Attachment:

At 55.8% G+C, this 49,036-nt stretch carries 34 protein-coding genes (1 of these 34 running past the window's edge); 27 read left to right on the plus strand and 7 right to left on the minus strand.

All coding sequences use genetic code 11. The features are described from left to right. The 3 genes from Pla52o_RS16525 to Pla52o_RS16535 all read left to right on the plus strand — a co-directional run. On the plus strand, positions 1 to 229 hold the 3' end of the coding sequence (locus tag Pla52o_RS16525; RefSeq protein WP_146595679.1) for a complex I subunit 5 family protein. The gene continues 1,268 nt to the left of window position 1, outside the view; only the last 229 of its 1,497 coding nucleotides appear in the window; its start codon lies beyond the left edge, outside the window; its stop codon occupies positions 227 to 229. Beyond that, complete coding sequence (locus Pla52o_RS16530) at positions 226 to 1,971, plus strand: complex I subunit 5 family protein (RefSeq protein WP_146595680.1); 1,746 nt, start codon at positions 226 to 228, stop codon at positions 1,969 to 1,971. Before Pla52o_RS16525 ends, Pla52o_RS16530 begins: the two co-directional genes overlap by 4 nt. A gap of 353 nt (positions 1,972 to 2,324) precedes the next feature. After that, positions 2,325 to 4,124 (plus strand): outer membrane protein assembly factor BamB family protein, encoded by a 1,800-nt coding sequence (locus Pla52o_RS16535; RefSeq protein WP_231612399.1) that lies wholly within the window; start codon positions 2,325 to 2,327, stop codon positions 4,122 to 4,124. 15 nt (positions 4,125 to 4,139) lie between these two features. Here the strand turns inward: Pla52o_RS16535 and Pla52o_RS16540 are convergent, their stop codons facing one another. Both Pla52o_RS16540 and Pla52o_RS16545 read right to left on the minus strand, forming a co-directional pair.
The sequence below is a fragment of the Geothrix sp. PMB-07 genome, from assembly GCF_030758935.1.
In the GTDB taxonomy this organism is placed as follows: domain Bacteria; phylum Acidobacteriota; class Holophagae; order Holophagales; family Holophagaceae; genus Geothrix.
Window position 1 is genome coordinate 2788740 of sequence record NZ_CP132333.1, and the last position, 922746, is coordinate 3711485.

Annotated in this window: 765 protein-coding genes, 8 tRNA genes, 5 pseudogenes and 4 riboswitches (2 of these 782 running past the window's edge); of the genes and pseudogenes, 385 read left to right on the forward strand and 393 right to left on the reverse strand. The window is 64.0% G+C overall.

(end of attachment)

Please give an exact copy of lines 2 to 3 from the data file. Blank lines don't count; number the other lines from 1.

All coding sequences use genetic code 11. The features are described from left to right. The 3 genes from Pla52o_RS16525 to Pla52o_RS16535 all read left to right on the plus strand — a co-directional run. On the plus strand, positions 1 to 229 hold the 3' end of the coding sequence (locus tag Pla52o_RS16525; RefSeq protein WP_146595679.1) for a complex I subunit 5 family protein. The gene continues 1,268 nt to the left of window position 1, outside the view; only the last 229 of its 1,497 coding nucleotides appear in the window; its start codon lies beyond the left edge, outside the window; its stop codon occupies positions 227 to 229. Beyond that, complete coding sequence (locus Pla52o_RS16530) at positions 226 to 1,971, plus strand: complex I subunit 5 family protein (RefSeq protein WP_146595680.1); 1,746 nt, start codon at positions 226 to 228, stop codon at positions 1,969 to 1,971. Before Pla52o_RS16525 ends, Pla52o_RS16530 begins: the two co-directional genes overlap by 4 nt. A gap of 353 nt (positions 1,972 to 2,324) precedes the next feature. After that, positions 2,325 to 4,124 (plus strand): outer membrane protein assembly factor BamB family protein, encoded by a 1,800-nt coding sequence (locus Pla52o_RS16535; RefSeq protein WP_231612399.1) that lies wholly within the window; start codon positions 2,325 to 2,327, stop codon positions 4,122 to 4,124. 15 nt (positions 4,125 to 4,139) lie between these two features. Here the strand turns inward: Pla52o_RS16535 and Pla52o_RS16540 are convergent, their stop codons facing one another. Both Pla52o_RS16540 and Pla52o_RS16545 read right to left on the minus strand, forming a co-directional pair.
The sequence below is a fragment of the Geothrix sp. PMB-07 genome, from assembly GCF_030758935.1.